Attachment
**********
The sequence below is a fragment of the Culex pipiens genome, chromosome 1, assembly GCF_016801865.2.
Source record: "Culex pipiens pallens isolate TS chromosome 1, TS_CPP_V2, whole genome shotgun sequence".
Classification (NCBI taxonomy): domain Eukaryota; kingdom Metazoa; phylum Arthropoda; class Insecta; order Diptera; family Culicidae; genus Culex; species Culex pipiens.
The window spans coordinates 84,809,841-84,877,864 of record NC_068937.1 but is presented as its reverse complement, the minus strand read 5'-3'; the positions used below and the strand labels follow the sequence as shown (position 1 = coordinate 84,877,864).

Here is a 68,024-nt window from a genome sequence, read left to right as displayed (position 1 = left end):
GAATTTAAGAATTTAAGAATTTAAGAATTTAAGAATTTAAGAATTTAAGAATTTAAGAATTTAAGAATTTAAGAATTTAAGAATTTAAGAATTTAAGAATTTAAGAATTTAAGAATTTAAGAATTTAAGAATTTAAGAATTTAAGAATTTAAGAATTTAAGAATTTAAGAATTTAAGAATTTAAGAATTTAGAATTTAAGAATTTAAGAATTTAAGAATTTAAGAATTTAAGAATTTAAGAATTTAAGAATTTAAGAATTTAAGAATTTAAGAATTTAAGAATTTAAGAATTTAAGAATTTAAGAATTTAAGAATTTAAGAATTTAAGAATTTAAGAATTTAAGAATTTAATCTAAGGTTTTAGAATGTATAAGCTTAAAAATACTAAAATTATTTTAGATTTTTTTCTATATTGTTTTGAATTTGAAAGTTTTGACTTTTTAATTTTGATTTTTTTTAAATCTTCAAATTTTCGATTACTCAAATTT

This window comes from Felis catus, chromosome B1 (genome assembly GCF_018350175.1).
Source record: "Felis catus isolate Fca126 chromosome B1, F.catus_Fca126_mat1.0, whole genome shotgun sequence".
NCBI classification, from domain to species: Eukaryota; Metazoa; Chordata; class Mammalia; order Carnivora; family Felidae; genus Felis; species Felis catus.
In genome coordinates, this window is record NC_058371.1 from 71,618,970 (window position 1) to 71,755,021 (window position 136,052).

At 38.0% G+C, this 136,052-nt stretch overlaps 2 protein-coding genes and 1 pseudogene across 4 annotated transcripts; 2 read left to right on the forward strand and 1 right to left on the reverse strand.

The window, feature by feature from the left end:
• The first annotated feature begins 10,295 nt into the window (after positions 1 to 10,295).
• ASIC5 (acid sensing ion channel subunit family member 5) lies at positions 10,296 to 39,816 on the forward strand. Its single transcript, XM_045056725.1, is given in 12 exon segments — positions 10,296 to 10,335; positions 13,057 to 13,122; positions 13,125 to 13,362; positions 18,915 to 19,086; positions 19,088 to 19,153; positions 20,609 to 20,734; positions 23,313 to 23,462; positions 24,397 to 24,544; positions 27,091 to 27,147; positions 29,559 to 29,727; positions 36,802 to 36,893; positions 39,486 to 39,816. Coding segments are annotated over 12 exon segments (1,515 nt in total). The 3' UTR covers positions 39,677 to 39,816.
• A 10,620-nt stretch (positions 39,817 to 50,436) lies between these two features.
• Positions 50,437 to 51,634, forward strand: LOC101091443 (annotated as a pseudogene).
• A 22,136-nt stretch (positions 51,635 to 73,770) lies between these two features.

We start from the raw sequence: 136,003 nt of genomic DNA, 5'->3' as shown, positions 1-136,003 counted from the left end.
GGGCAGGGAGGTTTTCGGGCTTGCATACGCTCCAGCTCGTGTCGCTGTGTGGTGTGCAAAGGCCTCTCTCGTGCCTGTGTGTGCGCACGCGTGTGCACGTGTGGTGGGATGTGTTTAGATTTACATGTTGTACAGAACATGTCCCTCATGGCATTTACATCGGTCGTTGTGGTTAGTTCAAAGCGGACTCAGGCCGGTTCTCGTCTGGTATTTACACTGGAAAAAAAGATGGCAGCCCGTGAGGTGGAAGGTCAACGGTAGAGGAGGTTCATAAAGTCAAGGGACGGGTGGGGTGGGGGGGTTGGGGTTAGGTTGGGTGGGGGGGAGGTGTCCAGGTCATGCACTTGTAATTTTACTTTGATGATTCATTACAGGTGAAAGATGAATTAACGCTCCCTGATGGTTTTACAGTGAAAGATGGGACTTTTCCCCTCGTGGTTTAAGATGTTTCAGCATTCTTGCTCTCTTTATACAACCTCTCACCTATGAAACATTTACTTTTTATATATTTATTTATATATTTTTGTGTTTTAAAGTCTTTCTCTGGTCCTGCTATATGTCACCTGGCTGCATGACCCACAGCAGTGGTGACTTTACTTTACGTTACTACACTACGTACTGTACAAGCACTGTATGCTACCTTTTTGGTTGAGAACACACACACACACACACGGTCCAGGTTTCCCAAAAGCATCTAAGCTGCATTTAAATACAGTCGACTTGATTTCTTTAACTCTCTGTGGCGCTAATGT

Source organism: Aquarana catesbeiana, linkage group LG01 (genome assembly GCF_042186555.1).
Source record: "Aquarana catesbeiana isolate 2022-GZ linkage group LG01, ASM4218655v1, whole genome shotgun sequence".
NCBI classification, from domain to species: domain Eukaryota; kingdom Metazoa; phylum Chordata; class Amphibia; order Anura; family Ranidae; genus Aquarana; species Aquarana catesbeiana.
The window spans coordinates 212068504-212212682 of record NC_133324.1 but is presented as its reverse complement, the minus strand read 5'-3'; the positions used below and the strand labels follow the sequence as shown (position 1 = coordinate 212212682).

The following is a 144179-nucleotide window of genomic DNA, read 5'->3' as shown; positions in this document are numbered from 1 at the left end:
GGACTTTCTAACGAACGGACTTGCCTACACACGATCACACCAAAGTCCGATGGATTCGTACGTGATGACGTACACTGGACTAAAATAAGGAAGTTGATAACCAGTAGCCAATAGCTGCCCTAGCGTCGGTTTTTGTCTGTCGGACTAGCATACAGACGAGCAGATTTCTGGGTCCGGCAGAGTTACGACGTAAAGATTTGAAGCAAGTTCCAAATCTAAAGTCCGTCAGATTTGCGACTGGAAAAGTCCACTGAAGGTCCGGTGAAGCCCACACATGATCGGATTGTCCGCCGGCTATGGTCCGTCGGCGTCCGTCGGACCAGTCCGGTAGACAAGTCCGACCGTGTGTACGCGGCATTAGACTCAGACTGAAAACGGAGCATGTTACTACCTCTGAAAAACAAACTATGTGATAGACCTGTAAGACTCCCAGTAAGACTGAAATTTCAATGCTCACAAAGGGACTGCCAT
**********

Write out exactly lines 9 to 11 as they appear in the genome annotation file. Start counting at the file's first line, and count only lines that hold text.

NCBI classification, from domain to species: Eukaryota; Metazoa; Chordata; class Mammalia; order Carnivora; family Felidae; genus Felis; species Felis catus.
In genome coordinates, this window is record NC_058371.1 from 71,618,970 (window position 1) to 71,755,021 (window position 136,052).

At 38.0% G+C, this 136,052-nt stretch overlaps 2 protein-coding genes and 1 pseudogene across 4 annotated transcripts; 2 read left to right on the forward strand and 1 right to left on the reverse strand.